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Simultaneous use of 2 usb camera inputs on Windows 10 - driver issue? RRS feed

  • Question

  • I know very little about drivers, and I assume this is going to be a rhetorical question, but here goes.

    On my Win10 laptop, if I have two composite cameras feeding to two external video capture devices, which are connected to the PC via usb bus. Either camera works when operating alone. When they are both running , either one video stream works, and not the other, or, the video streams for both are corrupt.  The 2 video capture devices are using the same driver, but do show up as two distinct devices to the program that displays the captured video. It was suggested by others that the usb bus could not tolerate having the two video streams (NTSC composite) running at the same time. However, I have successfully had 3 video capture devices running simultaneously; they were 3 different types with 3 different  drivers, so I doubt the usb bus or the PC is at fault.

    So I assume that the driver is to blame for the lack of ability to have more than one identical video capture device operating at one time. Is this the root cause? And if so, is there a way around this limitation by writing a program to access the driver/device differently in Win10? As you may suspect, these are generic drivers for $15 video capture devices, so contacting the manufacturer, or expecting updated drivers is a no-go.

    Saturday, April 9, 2016 6:00 PM

Answers

  • what driver is controlling the camera? you can find that out by looking at the properties of the device in device manager. It sounds like a limitation of the driver, but it is not a simple answer. you can eliminate usb bus bandwidth concerns by making sure the two cameras are plugged into two different host controllers. if you view by connection in device manager you can see which controller each is plugged into and experiment with different ports to see if you can get them on different controllers

    d -- This posting is provided "AS IS" with no warranties, and confers no rights.

    Saturday, April 9, 2016 6:41 PM

All replies

  • what driver is controlling the camera? you can find that out by looking at the properties of the device in device manager. It sounds like a limitation of the driver, but it is not a simple answer. you can eliminate usb bus bandwidth concerns by making sure the two cameras are plugged into two different host controllers. if you view by connection in device manager you can see which controller each is plugged into and experiment with different ports to see if you can get them on different controllers

    d -- This posting is provided "AS IS" with no warranties, and confers no rights.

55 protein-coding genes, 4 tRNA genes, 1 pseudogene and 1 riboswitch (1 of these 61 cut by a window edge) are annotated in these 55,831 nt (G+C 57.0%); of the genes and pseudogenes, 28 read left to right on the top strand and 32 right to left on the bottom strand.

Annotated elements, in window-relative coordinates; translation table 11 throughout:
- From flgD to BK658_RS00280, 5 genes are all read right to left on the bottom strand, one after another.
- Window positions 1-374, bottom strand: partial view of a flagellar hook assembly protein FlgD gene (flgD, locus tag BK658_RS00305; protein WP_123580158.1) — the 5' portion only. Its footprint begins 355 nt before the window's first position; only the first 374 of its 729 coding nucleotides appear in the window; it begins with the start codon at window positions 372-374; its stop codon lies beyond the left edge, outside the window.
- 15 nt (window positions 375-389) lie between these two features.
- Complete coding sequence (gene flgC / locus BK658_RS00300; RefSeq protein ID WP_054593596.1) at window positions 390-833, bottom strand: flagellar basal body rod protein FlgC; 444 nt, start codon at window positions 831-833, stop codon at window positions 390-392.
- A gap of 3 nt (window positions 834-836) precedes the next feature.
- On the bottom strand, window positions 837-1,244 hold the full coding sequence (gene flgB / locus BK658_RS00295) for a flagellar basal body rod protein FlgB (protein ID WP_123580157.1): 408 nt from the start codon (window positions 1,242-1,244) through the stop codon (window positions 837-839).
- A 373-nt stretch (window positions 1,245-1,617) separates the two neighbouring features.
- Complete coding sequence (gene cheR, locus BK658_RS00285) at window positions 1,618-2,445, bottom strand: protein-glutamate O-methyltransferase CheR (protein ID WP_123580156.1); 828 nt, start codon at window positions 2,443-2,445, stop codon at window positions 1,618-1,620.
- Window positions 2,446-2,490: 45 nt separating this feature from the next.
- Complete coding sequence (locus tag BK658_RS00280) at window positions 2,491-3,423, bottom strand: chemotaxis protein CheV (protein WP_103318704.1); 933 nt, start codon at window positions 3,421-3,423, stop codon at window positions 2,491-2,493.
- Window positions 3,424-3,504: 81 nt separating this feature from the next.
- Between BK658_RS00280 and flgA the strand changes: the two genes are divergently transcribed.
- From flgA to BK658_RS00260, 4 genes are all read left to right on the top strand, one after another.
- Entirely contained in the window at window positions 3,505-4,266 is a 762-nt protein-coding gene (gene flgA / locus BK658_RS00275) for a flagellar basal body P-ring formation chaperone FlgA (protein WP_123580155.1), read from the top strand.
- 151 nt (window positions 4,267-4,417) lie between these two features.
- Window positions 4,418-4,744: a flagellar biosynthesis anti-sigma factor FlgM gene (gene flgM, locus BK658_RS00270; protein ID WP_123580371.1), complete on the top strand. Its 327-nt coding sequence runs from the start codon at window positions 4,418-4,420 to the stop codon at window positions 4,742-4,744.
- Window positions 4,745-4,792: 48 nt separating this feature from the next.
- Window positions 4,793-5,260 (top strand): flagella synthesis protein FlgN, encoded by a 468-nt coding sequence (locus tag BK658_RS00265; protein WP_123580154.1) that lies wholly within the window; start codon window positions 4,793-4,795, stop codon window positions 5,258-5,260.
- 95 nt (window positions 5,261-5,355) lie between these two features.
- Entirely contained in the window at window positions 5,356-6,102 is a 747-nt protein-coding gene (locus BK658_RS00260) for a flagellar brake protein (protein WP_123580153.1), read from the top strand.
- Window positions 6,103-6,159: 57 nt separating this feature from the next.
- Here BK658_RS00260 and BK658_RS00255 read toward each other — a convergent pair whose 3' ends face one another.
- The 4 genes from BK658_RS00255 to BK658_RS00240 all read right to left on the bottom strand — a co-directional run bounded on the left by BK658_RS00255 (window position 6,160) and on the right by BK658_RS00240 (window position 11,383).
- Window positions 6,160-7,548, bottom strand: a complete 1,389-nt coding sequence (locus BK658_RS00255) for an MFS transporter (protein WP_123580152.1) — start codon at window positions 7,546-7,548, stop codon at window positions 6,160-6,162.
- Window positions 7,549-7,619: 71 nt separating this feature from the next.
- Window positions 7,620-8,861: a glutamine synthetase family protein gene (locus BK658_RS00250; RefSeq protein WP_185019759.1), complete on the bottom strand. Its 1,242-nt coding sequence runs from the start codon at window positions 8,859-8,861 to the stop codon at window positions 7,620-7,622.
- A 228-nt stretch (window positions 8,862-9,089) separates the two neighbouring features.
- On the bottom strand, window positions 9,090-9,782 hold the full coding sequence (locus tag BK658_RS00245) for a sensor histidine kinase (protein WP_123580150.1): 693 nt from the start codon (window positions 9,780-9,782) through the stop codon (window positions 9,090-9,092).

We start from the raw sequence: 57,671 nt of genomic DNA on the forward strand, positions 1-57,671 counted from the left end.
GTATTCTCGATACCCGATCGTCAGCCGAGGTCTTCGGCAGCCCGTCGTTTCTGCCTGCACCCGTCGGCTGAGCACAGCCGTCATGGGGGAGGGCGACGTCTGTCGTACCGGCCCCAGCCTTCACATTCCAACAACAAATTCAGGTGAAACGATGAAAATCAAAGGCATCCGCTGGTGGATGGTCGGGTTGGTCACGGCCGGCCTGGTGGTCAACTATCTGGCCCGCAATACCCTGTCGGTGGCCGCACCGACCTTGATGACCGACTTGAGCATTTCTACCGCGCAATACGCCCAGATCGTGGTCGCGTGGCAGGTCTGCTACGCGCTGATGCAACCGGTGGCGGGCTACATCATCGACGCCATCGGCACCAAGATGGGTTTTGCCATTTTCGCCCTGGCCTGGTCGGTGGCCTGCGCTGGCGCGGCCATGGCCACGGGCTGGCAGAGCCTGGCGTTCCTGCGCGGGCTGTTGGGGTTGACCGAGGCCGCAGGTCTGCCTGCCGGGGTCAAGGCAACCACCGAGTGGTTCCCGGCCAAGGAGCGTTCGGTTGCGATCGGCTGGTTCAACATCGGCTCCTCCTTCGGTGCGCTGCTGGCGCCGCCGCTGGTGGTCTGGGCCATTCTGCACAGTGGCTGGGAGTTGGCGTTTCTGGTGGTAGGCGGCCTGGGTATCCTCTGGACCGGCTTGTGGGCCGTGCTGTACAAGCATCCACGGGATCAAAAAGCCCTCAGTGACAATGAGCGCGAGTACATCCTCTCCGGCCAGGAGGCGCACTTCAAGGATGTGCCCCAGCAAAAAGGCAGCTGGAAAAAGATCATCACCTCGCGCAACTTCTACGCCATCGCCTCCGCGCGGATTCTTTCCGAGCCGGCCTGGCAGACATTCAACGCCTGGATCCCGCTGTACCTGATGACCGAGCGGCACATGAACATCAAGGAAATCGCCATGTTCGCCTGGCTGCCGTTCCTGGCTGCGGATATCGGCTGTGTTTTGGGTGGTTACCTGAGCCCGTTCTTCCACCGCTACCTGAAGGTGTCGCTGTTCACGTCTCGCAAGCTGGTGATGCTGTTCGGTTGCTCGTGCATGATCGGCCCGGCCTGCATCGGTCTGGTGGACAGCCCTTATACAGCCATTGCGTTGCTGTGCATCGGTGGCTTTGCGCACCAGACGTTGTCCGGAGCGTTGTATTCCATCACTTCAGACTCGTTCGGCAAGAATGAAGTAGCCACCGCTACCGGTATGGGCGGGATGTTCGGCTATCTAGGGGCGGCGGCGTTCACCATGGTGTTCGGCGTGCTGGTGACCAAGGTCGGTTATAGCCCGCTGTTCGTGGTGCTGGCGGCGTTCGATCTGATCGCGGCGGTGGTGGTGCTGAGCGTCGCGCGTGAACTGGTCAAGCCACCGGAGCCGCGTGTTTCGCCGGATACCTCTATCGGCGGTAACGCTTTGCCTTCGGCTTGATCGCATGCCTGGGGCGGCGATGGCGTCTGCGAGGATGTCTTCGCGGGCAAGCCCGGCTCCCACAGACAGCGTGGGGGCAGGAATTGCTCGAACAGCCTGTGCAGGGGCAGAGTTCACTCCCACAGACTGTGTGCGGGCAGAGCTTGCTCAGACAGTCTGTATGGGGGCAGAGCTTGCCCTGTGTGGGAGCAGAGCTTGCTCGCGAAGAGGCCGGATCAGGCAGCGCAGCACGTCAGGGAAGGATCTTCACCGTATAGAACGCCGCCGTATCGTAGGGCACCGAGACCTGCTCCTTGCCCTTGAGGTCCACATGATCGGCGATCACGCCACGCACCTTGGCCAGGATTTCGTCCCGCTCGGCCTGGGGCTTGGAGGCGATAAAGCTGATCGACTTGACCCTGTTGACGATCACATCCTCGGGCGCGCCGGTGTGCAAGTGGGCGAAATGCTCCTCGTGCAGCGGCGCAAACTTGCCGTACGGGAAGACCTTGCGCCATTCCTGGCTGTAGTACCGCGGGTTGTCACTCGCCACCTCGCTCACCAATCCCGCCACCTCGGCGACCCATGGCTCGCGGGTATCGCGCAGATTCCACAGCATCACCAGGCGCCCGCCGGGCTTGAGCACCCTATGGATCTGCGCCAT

Saturday, April 9, 2016 6:41 PM
  • Thanks for your response. Unfortunately moving the cameras and their video capture devices to separate usb  controllers does not resolve the issue. And usb bandwith is not an issue, as I can capture 3 cameras and capture cards as long as they use 3 different drivers.

    I guess a follow up question is - are device drivers written differently if they allow multiple devices to run simultaneously, as opposed to allowing only one device to operate at a time? For example, it is not unusual to have multiple hard drives on a pc, while having more than one mouse would be. 

    To clarify, i am working with a standalone camera that sends composite video to a capture  device, and not a webcam. These capture devices are cheap external modules that accept composite video input, and then provide output to the PC via the usb port. They are manufactured in bulk overseas, and are typically sold for under $20 retail. The generic name of the capture devices is Ezcap. The drivers are of unknown origin, and probably just barely worked under XPx32, and there are hundreds (if not thousands) of posts on the internet where buyers can't get it to work under Win7, 8 or 10 (although it works for me under Win10x64 for 1 camera). As such, I don't believe there is a lot of incentive for the manufacturers to update the driver. So we are basically on our own (hence the phrase you get what you pay for).


    • Edited by lewist1957 Saturday, April 9, 2016 11:04 PM
    Saturday, April 9, 2016 11:01 PM
  • each driver is different. usually they allow multiple simulataneous devices. if it is a custom driver you are out of luck unless the vendor will update it

    d -- This posting is provided "AS IS" with no warranties, and confers no rights.

    Sunday, April 10, 2016 6:50 AM